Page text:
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Comedy takes humorous look at impact of Hurricane Florence

May 28, 2019

WILMINGTON, N.C. (AP) — Are we ready to laugh about Hurricane Florence yet?

The destructive, marathon storm hit southeastern North Carolina more than eight months ago. And while it caused plenty of misery, no one who endured Florence’s worn-out welcome can deny, in retrospect, that she also spawned a few funny situations.

Mining our collective storm stories for laughs is the goal of the play “This Hurricane Blows: A Cat 5 Comedy” by Celia Rivenbark and Kevin Parker, which opened at TheatreNOW on May 24 and runs weekends through June 29. James Bowling directs.

For Rivenbark, the longtime humor columnist, book author and Wilmington resident, it’s her sixth dinner-theater show in six years for TheatreNOW. Parker, a Corning engineer who’s also Rivenbark’s longtime friend, joined her in writing last year’s hit, “Southern Fried Bitch,” about a cooking show host with a sunny on-screen persona and an R-rated mouth behind the scenes.

Invited back to pen another comedy for 2019, the writing duo soon settled on Hurricane Florence as fodder. January might’ve been “too soon” to stage the show, Rivenbark and Parker acknowledged during an interview on her Wilmington porch. But we’ve now got enough distance from the storm to be able to laugh about it, they said. Even so, they didn’t want to wait to stage it until the heart of hurricane season, either, when any storms lurking on the horizon would likely dampen any hilarity.

“Hurricanes are not funny,” Parker said. “Hurricanes are horrible.”

And he would know, as his home in North Chase in northern New Hanover County sustained severe damage from the storm, although not as severe as some of the other homes in North Chase, Parker was quick to point out. As for being funny, however, the people in the hurricanes are a different story.

“This Hurricane Blows” focuses on two families, one longtime Southerners, the other new transplants from the North, forced to ride out the storm together. At one point, the Southern family asks the Northern group if they’re prepared.

“We’re ready,” the Yankees say, holding up a flashlight.

Jokes are also made about locals viewing Category 1 hurricanes, which Florence was, with dismissal. One character, for example, “has been known to mow his grass during a Category 2.”

Ron Hasson and Paula Davis play Southern couple Tweeter and Kimmysue Holden, while Joe Renton, Lupin Byers and Michelle Reiff are their new Northern neighbors, the D’Milos. (Kent West and Lynette O’Callaghan play various roles, such as the shady tree contractors who were out before the hurricane even ended.)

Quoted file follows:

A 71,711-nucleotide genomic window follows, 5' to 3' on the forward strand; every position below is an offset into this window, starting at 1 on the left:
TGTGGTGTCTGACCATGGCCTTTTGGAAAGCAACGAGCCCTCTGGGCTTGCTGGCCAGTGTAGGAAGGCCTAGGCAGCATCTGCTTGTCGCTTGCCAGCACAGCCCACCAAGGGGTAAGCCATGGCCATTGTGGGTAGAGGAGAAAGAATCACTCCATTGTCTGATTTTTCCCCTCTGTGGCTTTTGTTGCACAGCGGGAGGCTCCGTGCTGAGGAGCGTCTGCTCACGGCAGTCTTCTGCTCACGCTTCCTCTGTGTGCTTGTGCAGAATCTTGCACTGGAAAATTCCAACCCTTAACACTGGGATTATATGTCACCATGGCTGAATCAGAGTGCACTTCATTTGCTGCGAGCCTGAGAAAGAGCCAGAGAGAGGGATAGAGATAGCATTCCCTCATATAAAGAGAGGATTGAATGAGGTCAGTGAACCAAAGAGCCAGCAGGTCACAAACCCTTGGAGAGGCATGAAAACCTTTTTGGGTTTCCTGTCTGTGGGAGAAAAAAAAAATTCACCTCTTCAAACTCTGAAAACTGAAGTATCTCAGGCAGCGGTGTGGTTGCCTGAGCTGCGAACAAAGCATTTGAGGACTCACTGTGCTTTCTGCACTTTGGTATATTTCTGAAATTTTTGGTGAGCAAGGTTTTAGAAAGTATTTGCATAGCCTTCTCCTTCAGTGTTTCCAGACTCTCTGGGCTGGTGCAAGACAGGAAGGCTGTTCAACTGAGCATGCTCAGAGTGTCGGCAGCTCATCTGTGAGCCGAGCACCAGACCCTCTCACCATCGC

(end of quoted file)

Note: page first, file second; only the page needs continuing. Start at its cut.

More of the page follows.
Despite differences between the families, including their divergent views on President Trump, “the walls come down” at first, Rivenbark said. After a bit too much time together, “They go back up again,” and too much time spent with friends, family and neighbors is certainly something anyone who made it through the storm can relate to.

Luckily, TheatreNOW chef Denise Gordon isn’t going with a hurricane-style menu of canned fruit and Vienna sausages, but rather serving up such options as country-fried meatloaf, mac ‘n’ cheese casserole and a fresh fish special that changes weekly.

Rivenbark and Parker’s writing partnership has deepened since “Southern Fried Bitch,” which was written by Rivenbark “with” Parker. This year’s byline pointedly reads “by Celia Rivenbark AND Kevin Parker.”

For the record, Parker said he’s fine with being “with.” When they were at the theater for performances last year, he said, people would come up to Rivenbark asking her to sign books and other things.

“They’d come up to me asking for a refill,” Parker quipped.

But Parker was an even bigger part of writing “Hurricane” than he was of “Southern Fried,” Rivenbark said, hence the “and” instead of the “with.” (In a short video that will air before the show, Rivenbark and Parker infuse their partnership with a fake but very funny rivalry.)

The show also features three original songs by Wilmington songsmith Catesby Jones, including one, “The Hurricane,” that Rivenbark said has hit potential written all over it.

Rivenbark isn’t one to turn serious on you, at least not for very long. But she did relate one poignant post-storm story.

A few days after Florence she was out in her yard cleaning up debris, despondent that she wouldn’t be able to make it to Chapel Hill to attend an event with her daughter they’d been planning for a year. (The roads out of town were still flooded.) A neighbor she knows but doesn’t see very often walked by, and as she started talking to her, Rivenbark just burst into tears. They hugged and had a moment.

“I’ve only seen her two or three times since then because she lives a couple of streets over,” Rivenbark said. “But now we’ll always have that connection.”

“This Hurricane Blows,” she continued, isn’t meant to mock what people have been through. Rather, “If you can laugh at something you can survive it,” she said. “Humor restores the power. We reclaim power over things by laughing at them.”

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Information from: The StarNews, http://starnewsonline.com

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